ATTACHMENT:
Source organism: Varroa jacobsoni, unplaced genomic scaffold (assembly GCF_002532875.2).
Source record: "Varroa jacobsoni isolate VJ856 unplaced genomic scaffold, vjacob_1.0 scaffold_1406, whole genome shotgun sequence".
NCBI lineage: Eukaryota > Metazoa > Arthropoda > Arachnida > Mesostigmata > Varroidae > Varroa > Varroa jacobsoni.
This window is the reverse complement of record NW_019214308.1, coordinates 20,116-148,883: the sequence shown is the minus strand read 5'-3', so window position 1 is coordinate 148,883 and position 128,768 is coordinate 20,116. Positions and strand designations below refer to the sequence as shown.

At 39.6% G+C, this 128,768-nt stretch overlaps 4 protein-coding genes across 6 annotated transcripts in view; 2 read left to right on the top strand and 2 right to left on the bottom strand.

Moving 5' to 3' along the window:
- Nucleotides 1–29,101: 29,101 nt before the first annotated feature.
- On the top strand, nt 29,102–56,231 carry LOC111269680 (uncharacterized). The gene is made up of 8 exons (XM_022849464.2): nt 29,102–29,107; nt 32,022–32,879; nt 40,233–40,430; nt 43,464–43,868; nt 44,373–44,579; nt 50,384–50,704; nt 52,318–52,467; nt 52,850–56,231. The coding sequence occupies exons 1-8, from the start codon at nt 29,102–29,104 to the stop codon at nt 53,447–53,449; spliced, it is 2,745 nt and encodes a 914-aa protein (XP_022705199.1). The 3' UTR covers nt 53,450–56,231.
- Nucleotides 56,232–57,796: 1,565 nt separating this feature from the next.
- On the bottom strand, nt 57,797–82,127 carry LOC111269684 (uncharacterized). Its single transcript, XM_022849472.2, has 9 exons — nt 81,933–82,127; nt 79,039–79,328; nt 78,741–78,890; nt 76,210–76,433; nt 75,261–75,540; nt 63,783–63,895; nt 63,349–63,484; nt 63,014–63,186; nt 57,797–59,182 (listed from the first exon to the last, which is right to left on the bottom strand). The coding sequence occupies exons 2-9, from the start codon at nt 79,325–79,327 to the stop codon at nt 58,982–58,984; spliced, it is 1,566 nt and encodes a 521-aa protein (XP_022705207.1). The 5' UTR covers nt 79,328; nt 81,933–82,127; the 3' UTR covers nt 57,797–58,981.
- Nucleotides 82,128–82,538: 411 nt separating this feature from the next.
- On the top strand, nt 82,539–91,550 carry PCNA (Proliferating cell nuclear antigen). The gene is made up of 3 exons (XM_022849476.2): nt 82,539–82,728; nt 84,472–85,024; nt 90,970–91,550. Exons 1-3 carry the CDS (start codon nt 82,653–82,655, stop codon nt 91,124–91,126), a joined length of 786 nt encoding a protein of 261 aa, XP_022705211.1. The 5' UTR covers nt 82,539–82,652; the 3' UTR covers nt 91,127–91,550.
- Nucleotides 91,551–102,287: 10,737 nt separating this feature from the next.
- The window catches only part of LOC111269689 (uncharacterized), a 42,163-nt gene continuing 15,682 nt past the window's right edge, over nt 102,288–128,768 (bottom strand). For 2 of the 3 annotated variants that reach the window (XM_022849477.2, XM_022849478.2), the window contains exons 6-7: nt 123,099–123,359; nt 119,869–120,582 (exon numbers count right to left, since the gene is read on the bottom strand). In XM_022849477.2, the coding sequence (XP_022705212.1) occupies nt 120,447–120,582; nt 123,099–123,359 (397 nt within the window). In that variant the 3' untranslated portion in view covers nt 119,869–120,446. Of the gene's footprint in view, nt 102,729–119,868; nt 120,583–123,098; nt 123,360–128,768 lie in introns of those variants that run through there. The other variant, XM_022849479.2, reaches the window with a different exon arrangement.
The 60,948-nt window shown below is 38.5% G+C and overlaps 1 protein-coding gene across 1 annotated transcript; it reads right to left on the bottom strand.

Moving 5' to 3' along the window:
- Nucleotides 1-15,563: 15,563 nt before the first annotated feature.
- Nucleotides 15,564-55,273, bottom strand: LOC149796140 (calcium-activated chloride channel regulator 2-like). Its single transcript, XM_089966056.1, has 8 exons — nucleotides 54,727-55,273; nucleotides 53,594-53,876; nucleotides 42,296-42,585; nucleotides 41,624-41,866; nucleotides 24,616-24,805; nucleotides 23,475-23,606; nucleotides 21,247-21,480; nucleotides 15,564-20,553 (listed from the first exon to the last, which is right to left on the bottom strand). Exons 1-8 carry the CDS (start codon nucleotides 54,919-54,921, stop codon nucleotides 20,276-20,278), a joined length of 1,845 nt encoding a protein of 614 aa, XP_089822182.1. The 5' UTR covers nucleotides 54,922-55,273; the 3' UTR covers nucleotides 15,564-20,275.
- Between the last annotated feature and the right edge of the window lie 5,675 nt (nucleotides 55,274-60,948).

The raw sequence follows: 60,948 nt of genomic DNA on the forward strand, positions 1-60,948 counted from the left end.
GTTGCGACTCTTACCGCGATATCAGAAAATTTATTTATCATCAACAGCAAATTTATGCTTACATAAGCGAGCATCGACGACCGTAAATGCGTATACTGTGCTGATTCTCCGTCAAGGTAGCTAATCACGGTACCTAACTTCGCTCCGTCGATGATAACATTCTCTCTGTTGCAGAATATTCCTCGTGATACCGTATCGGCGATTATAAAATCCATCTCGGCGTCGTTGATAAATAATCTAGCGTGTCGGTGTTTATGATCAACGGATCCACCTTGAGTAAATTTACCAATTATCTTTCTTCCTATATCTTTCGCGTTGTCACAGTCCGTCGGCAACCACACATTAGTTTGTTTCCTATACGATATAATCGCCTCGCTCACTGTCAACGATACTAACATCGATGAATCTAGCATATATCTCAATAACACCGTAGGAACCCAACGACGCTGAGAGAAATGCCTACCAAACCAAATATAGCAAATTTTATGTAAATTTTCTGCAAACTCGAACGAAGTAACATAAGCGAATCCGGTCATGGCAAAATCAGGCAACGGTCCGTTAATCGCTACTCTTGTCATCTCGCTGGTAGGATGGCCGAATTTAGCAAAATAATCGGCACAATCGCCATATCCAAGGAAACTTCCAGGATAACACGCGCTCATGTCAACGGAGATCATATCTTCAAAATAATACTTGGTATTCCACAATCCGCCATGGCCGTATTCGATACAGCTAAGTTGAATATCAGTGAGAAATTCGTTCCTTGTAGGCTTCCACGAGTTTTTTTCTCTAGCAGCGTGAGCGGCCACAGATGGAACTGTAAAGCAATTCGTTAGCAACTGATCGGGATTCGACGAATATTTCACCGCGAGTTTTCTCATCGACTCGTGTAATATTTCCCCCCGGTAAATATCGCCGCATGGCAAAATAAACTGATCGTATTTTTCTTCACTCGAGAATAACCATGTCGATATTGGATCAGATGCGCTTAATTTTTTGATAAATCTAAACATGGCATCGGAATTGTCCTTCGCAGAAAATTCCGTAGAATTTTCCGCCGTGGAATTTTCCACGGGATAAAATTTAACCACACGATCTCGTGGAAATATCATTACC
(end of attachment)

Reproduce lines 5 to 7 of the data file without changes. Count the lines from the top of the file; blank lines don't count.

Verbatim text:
At 39.6% G+C, this 128,768-nt stretch overlaps 4 protein-coding genes across 6 annotated transcripts in view; 2 read left to right on the top strand and 2 right to left on the bottom strand.

Moving 5' to 3' along the window:
- Nucleotides 1–29,101: 29,101 nt before the first annotated feature.